Match Day: Young Doctors in Hell

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Match Day: One Day and One Dramatic Year
in the Lives of Three New Doctors
By Brian Eule
261 pages; St. Martin's Press

The Gist:

Final year medical students have to endure one of the more painful (and joyful) single days in academia — Match Day. Every graduating med student must submit his or her top residency program choices to a national database; a computer then combines the students' choices with the hospitals' preferences and spits out a match — which both sides are obliged to abide by. On the third Thursday in March, these graduates find out where they will serve their first few years as a hospital intern and resident. It's a day that can define careers — and make or break relationships.

Journalist Brian Eule had an inside track on the turmoil that Match Day can cause in a relationship: his girlfriend Stephanie was herself about to embark upon the long journey to becoming a surgeon. Eule trains his eye on his relationship (and that of two other couples); his book details the havoc that the medical field can wreck on family lives. ("See the Top 10 Medical Breakthroughs of 2008.")

Highlight Reel:

1. On some universities' special Match Day traditions: "On the third Thursday in March, medical schools across the country held gatherings to unveil the computer's results. Some schools waited for the designated hour, then unleashed the students to retrieve the envelopes with their results and braced for a stampede. Others, including Vanderbilt University, called students at random to the front of a lecture hall. On the way, each students dropped a dollar bill into a fishbowl as compensation for the suffering that the last person was to endure while waiting. One by one, they received and opened their envelopes, leaned into a microphone, and announced the result to classmates, family, and anybody watching on Vanderbilt's live Webcast."

2. On the R.O.A.D. to Happiness: "R.O.A.D. stood for residencies in radiology, opthalmology, anesthesiology, and dermatology. These specialties usually paid better than a career in family or internal medicine. For students leaving medical school with an average debt of more than $100,000, income was an important consideration. A R.O.A.D. specialty also meant a better ability to have what doctors called a controllable lifestyle. On the R.O.A.D., schedules were more predictable. There were fewer emergencies. Nights spent on call at the hospital were limited. On the R.O.A.D., a doctor could reliably make good on commitments other than work. On the R.O.A.D., becoming a doctor did not mean choosing career over family."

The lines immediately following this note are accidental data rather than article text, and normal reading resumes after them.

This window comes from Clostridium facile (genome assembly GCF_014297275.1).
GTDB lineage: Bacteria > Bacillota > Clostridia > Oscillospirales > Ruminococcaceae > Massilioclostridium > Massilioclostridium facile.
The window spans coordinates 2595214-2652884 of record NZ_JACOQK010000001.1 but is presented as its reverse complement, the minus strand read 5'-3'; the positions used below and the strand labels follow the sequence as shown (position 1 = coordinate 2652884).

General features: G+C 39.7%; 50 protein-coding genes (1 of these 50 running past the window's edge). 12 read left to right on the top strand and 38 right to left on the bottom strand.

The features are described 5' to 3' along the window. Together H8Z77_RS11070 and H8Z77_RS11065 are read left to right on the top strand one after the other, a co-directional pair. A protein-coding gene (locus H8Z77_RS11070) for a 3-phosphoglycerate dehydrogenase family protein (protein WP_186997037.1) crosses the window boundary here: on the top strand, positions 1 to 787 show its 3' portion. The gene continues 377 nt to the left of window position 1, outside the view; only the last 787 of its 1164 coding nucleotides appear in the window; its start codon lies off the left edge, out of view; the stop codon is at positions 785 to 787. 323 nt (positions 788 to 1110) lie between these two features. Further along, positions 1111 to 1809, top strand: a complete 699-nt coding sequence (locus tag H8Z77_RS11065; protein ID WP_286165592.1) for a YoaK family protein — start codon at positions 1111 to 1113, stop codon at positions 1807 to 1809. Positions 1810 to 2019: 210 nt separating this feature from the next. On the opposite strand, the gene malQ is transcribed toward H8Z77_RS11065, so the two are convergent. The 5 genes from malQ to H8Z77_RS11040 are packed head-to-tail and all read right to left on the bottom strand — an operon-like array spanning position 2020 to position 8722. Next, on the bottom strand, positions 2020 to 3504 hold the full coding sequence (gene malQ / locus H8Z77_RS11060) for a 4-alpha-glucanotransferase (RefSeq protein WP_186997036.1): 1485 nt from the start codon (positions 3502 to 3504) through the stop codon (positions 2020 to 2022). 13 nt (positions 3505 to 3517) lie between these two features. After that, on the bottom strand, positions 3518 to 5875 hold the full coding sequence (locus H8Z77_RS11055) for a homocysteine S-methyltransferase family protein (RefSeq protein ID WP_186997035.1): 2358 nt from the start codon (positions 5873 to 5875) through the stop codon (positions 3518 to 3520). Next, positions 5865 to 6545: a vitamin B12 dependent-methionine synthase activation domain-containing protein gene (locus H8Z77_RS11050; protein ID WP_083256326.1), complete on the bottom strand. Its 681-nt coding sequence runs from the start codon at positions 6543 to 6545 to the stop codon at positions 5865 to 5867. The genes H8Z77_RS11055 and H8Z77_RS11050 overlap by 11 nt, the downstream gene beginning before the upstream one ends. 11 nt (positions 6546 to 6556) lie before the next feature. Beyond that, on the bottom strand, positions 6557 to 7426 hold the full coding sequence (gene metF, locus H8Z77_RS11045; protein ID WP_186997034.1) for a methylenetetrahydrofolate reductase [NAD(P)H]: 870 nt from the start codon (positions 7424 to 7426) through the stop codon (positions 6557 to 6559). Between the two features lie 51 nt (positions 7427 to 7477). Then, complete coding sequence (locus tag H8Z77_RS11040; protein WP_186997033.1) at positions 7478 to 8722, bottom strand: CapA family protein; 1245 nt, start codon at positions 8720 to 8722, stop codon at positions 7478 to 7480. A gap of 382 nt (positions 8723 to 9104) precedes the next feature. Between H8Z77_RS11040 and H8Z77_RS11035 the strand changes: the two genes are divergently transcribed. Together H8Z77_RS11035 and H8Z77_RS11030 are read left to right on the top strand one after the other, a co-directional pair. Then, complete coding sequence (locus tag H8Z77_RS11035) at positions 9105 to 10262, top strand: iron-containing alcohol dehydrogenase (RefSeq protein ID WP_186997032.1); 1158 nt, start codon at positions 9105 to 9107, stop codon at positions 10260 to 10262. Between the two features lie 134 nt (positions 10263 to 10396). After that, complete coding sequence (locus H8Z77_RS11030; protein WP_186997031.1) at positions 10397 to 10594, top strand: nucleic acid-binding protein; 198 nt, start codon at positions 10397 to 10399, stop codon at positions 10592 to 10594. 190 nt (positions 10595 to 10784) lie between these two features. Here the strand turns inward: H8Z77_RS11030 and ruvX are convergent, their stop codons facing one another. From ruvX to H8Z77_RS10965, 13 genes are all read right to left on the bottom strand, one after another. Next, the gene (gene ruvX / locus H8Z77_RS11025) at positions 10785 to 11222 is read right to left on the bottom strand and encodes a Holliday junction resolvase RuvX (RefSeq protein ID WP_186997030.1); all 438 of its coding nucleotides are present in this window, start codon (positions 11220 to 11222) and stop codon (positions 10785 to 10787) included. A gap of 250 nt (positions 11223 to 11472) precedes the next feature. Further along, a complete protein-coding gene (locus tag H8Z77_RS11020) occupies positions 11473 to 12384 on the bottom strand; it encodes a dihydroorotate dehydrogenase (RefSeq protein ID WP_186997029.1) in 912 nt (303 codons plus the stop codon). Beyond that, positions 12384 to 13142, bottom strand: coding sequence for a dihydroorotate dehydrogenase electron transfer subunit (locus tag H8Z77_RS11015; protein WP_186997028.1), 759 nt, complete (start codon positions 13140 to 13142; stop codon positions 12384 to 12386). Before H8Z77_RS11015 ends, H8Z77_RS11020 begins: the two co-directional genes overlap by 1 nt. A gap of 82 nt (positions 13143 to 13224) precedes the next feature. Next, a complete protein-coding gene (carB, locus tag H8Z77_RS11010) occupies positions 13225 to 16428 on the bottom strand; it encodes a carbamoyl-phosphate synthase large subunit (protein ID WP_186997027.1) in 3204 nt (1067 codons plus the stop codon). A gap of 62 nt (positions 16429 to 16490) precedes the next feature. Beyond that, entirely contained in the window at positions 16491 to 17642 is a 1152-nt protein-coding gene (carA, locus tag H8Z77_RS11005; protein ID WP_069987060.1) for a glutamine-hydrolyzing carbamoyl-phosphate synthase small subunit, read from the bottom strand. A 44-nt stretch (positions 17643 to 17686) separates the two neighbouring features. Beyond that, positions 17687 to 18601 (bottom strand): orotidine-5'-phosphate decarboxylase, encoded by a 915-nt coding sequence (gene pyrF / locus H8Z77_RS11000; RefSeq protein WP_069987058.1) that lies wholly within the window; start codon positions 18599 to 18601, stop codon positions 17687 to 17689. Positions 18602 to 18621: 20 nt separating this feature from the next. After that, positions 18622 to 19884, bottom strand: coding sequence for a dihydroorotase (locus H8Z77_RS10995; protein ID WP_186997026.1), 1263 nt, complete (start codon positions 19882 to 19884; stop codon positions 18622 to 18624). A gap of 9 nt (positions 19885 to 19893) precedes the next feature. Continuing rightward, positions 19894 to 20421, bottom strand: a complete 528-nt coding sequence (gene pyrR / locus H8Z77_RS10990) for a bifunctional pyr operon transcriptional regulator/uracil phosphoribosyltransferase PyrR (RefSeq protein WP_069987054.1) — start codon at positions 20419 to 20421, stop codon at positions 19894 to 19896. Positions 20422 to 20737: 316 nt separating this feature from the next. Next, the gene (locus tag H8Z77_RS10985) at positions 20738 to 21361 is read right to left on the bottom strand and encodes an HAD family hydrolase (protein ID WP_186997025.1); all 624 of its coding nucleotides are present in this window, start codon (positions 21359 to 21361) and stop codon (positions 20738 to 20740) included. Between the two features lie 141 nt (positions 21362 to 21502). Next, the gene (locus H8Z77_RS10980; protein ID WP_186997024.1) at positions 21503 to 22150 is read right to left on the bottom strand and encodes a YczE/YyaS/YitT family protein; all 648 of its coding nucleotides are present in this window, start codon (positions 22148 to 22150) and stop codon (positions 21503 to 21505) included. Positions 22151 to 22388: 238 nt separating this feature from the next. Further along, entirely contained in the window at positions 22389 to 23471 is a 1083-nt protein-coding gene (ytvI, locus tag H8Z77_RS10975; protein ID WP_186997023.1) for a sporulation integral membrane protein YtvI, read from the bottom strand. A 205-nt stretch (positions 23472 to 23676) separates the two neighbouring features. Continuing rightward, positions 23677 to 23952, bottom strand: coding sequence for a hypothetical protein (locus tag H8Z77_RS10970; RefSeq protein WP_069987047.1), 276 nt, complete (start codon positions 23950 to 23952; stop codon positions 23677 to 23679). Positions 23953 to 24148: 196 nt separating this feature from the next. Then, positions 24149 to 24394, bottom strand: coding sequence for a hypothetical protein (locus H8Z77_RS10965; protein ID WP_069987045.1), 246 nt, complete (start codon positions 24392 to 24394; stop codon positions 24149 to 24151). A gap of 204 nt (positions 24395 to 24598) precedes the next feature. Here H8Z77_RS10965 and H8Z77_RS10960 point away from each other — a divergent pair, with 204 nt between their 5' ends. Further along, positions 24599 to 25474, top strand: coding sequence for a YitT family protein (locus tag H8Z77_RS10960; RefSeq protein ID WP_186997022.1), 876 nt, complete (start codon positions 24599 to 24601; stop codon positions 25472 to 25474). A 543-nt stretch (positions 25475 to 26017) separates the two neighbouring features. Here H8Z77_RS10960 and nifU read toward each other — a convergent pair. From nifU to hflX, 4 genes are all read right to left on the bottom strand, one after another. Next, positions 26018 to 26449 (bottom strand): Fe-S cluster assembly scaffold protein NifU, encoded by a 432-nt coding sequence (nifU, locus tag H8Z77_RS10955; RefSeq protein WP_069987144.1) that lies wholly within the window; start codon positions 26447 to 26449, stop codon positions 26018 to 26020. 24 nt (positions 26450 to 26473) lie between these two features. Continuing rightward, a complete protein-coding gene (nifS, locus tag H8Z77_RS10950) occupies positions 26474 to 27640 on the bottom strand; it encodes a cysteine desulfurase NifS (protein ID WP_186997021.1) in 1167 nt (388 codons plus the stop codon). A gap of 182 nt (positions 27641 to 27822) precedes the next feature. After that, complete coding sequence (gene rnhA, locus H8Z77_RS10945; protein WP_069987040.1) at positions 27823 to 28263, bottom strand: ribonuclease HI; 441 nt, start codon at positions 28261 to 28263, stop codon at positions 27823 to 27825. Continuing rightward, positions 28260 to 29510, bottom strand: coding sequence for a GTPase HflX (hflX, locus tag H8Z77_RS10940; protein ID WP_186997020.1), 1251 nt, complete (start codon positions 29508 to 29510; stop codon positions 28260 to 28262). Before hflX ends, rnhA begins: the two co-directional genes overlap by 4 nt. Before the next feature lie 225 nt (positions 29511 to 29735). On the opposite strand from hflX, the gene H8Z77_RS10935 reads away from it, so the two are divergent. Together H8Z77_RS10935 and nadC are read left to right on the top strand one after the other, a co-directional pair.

3. On how to figure out a doctor's specialty: "That was one way you could distinguish a surgeon from another doctor. Internal medicine residents typically draped the stethoscopes over their necks. Some anesthesiologists hung it from a holster on the hip. Surgeons, Stephanie was told in medical school, kept the stethoscope in the coat pocket."

The Lowdown:

Eule is writing about his now-wife and their friends, so the book is bound to be full of overly-cute personal asides. And while there are very few grace-notes (his attempts at flowery descriptive phrases are both unnecessary and square), when he sticks to the facts of his subjects' lives, Eule tells a dramatic tale of the compromises that young doctors (especially women) must make in order to succeed. "No program wanted one of its residents to get pregnant," he writes at one point, rocketing to the heart of the medical training tradition — grueling hours and almost complete devotion to the job. As he writes, many hospitals seem to want to discourage their young doctors from even the idea of having a family life. There's little doubt that anyone who reads Match Day will look at their doctors in the same way.

The Verdict: Read

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